These days, while Liberal and NDP members of Parliament are sporting their share of political shiners, so too are the journalists who cover them.
Sparring between the Prime Minister's Office and the Parliamentary Press Gallery is hardly new. But the gloves came off on Wednesday when a dispute over access to a government caucus meeting turned into a Conservative fundraising pitch.
Most of the media gallery refused to show up for Harper's speech to caucus members on Wednesday when his office insisted on allowing only photographers and TV cameras to attend — no reporters.
Before the day was out, the Conservatives were using the dispute to raise money — a fundraising letter accused the "Ottawa media elite" of sinking to a "new low" — in hopes of turning Canada's love-hate relationship with its journalists to the party's political benefit.
In closing the door to reporters, the Prime Minister's Office was surely mindful of the last time it invited the media to a caucus meeting — this one at the height of the controversy surrounding Harper's chief of staff, Nigel Wright, and his $90,000 cheque to Mike Duffy.
On that day last May, reporters shouted questions at Harper as he entered the room and took the podium, demanding to know more about why Wright — who resigned his post just days earlier — had paid off the embattled senator.
So when reporters were barred from Wednesday's caucus meeting, television, radio and print outlets - with the exception of Sun Media - refused to cover the speech, insisting their journalists be allowed in rather than having to rely on the PMO's own transcripts.
"It's about reporters being able to do their jobs," said Daniel Thibeault, president of the Parliamentary Press Gallery. "You need to see people. You need to see the reaction, the body language .... and in the past, it's never been an issue."
The Conservatives also took issue with the fact some journalists opted to accept an NDP invitation to sit in on New Democrat Leader Tom Mulcair's caucus speech, taking place across the hall.
"You won't believe what the Press Gallery just did in Ottawa," Fred DeLorey, the Conservative party's director of political operations, said in his fundraising email.
"Rather than send cameras to cover the prime minister's speech, they attended the NDP's meeting, and were welcomed with cheers and applause. We knew they wouldn't give us fair coverage — but this is a new low for the Ottawa media elite."
A Harper spokesman later insisted "various media organizations were invited to attend to capture the prime minister's speech, but chose not to."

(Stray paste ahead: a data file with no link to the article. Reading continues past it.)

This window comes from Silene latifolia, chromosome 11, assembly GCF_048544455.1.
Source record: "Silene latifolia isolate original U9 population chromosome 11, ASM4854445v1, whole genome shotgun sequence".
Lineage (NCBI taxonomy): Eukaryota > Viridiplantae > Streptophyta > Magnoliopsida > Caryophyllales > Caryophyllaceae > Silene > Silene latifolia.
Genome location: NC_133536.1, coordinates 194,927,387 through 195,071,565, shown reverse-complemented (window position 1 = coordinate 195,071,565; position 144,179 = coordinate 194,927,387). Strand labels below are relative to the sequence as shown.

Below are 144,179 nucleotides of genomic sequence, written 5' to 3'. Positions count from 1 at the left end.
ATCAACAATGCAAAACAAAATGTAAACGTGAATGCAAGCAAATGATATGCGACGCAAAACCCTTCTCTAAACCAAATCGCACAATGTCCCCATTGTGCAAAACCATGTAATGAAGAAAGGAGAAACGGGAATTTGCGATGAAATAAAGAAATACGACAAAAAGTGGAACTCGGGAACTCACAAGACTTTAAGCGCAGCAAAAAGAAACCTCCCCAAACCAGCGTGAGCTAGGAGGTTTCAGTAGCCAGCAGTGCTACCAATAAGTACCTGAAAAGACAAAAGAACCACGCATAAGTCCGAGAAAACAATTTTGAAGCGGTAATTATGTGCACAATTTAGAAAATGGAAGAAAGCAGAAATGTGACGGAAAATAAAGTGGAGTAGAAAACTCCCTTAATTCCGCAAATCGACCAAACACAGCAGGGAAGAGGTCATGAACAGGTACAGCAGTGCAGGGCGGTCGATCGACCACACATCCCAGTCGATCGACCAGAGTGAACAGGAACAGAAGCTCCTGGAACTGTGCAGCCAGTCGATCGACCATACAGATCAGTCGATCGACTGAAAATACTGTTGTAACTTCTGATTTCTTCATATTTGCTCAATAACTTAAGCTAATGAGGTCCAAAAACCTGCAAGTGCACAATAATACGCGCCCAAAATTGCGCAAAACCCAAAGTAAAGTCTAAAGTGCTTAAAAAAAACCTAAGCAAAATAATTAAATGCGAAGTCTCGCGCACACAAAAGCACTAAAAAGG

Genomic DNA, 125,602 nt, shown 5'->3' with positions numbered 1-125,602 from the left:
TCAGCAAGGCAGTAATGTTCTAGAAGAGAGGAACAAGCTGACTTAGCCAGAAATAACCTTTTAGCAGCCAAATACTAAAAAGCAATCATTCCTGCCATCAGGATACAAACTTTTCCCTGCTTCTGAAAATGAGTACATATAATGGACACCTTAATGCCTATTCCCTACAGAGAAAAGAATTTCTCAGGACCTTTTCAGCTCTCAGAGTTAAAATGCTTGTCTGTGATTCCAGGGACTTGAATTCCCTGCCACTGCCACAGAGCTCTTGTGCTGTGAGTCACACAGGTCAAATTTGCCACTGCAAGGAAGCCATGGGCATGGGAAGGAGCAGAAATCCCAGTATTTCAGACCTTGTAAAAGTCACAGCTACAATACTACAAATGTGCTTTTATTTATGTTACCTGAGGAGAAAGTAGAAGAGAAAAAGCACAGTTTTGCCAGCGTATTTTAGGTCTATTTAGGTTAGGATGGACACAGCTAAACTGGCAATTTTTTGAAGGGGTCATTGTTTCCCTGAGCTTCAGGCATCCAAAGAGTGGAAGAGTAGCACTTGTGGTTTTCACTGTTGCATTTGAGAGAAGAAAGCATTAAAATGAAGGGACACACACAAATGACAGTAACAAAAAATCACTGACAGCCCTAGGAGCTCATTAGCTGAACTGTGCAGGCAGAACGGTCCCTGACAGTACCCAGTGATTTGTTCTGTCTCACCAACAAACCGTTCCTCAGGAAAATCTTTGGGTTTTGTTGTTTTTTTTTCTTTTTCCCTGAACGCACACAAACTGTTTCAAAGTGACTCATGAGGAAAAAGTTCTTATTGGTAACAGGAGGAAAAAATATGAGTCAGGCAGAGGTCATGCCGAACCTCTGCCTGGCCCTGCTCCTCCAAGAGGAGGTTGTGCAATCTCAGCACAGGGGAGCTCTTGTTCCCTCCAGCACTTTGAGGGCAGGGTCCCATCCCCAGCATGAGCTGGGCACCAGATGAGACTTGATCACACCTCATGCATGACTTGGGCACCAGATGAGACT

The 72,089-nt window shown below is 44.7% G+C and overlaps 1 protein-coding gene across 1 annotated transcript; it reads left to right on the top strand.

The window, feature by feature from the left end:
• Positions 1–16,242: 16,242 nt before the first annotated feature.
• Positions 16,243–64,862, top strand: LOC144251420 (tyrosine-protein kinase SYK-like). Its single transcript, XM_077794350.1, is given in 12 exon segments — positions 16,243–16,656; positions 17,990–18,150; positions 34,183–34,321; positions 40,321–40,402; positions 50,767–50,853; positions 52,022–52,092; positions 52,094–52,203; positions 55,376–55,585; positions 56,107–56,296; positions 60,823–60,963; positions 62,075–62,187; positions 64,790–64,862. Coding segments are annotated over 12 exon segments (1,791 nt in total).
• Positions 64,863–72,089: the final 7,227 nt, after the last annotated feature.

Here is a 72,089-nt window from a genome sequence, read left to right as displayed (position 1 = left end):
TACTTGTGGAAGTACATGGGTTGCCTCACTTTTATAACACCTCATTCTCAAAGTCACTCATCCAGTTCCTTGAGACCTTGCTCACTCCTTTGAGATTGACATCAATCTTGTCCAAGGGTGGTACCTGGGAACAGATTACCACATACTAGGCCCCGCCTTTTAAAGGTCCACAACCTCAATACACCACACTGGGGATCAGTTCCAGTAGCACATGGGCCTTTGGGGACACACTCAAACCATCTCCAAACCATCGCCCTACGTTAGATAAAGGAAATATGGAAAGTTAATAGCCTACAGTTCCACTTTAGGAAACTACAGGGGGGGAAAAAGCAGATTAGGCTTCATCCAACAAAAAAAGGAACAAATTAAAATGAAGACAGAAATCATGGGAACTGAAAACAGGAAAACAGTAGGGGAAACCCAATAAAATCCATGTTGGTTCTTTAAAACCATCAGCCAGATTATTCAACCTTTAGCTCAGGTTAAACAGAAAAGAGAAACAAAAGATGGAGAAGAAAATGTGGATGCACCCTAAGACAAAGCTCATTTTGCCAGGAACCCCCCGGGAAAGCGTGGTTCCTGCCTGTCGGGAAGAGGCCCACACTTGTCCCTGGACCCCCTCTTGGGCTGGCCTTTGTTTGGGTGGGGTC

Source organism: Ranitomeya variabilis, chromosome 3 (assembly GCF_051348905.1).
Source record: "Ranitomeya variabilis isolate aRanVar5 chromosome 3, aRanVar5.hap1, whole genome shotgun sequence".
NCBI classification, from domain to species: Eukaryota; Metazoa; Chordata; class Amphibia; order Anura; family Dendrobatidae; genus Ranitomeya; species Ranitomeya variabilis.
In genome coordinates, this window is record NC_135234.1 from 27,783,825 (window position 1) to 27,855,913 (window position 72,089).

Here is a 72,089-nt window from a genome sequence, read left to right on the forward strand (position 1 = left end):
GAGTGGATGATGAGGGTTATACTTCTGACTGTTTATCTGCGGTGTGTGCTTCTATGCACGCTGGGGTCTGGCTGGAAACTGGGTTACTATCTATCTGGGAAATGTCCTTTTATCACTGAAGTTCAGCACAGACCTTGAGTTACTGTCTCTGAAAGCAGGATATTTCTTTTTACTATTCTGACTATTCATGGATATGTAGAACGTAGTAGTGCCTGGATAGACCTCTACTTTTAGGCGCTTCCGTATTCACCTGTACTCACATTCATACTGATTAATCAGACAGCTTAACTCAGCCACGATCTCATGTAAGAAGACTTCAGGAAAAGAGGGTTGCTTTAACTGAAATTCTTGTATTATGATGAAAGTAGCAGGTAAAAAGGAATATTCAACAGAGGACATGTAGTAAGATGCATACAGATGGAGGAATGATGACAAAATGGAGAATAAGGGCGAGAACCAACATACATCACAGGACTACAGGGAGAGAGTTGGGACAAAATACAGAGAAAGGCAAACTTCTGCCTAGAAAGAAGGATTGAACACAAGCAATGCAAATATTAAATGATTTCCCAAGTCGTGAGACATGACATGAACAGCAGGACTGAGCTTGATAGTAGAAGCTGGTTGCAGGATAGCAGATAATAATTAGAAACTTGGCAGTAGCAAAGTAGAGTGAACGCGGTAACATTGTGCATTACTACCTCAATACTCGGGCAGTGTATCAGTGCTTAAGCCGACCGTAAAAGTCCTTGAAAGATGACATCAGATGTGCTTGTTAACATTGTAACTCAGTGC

Just as it did prior to a cabinet shuffle earlier this year, the Prime Minister's Office turned to Twitter, tweeting snippets of Harper's speech. That enabled reporters to learn and report the details, but didn't mute complaints about what they consider a filter-free end-run around the mainstream media.
The dispute comes on the heels of a major personnel change within the PMO's media-relations arm. Jason MacDonald, Harper's new director of communications, took over last month from Andrew MacDougall, who was widely viewed as being among the more gallery-friendly officials in Harper's inner circle.
Conservatives have long tried to get around the Ottawa press corps, often by reaching out to regional and ethnic media organizations, because they view the mainstream media as hostile to their message, said Harold Jansen, a political science professor at the University of Lethbridge in Alberta.
"There's nothing terribly surprising about the throne speech fight — it's just more of the same," Jansen said.
Indeed, the latest dust-up represents just the most recent round in an enduring sparring match between Harper and the media that has raged since the Conservatives took office in 2006.
DeLorey's fundraising email suggests the Conservatives still consider it a winning strategy to assail the media in front of party faithful — a tactic they appear to have been revisiting in recent weeks.
In September, a veteran CTV cameraman asked a question during a Harper photo-op in New York — breaking an unwritten rule that prohibits unsolicited questions during photo-op moments that don't include a formal Q-and-A session.
In Canada and the U.S., it's long been standard media procedure to shout out questions during public appearances. More often than not, elected officials will provide a brief response to an unanticipated question during a photo-op.
However, Dave Ellis — the cameraman in question — was told he would not be allowed to cover Harper's trip to Malaysia and Indonesia the following week, even though he was already accredited to attend. Ultimately, the PMO backed down and allowed Ellis to board Harper's plane.
"They are remarkably effective at fundraising, so they'll pick these fights and then send out a fundraising email and say: 'See, we're standing up for you,'" said Jansen.
"And they also believe the average Canadian simply doesn't care that the media is shut out of events, that it's not an issue that is going to cause them any trouble on election day."
Christopher Waddell, director of the School of Journalism and Communication at Carleton University in Ottawa, called the Conservatives' anti-media tactics puzzling.
Harper is a skilled communicator and gives full, well-considered answers when questioned, Waddell said.
"His unwillingness to engage in all of that ends up hurting his cause, not helping his cause," he said.
"The impression that's created is that they're not interested in explaining themselves, they're not interested in being open. They're not interested in the questions and answers and the debate that is part of a democracy."
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